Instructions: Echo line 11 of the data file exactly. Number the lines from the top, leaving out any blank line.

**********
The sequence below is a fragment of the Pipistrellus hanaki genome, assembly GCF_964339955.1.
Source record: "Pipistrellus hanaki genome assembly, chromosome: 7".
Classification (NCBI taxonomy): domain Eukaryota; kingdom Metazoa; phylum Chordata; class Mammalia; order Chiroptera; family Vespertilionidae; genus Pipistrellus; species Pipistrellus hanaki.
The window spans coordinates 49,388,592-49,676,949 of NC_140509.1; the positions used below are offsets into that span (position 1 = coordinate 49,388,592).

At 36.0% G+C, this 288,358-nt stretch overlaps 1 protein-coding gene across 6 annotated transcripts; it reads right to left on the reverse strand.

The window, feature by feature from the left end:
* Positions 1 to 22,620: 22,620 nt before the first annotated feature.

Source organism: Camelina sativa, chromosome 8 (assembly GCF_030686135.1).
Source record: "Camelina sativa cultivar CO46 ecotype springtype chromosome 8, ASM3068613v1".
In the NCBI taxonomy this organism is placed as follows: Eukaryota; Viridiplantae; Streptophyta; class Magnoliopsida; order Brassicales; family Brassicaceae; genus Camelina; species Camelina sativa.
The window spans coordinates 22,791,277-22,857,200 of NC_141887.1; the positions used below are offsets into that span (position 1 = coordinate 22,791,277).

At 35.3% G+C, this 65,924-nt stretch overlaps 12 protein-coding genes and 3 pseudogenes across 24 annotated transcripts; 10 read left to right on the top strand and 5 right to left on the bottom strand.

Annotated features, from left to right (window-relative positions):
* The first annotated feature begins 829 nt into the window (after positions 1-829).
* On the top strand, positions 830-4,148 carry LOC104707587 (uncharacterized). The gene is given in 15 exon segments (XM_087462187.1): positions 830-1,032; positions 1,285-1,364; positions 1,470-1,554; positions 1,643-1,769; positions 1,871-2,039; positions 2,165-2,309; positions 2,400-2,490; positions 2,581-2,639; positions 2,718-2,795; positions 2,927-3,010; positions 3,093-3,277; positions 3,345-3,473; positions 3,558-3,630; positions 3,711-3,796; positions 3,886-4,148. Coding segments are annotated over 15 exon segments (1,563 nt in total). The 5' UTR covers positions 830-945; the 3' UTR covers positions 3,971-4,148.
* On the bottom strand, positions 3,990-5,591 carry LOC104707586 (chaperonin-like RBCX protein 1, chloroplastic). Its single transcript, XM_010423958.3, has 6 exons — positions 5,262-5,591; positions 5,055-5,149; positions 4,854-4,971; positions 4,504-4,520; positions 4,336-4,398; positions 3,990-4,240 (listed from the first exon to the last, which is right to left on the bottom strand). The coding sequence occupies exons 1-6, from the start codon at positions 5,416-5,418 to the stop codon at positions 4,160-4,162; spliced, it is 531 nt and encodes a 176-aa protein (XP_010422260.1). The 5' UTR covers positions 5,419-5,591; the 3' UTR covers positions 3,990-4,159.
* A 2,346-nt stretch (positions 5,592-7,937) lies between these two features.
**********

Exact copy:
The window spans coordinates 22,791,277-22,857,200 of NC_141887.1; the positions used below are offsets into that span (position 1 = coordinate 22,791,277).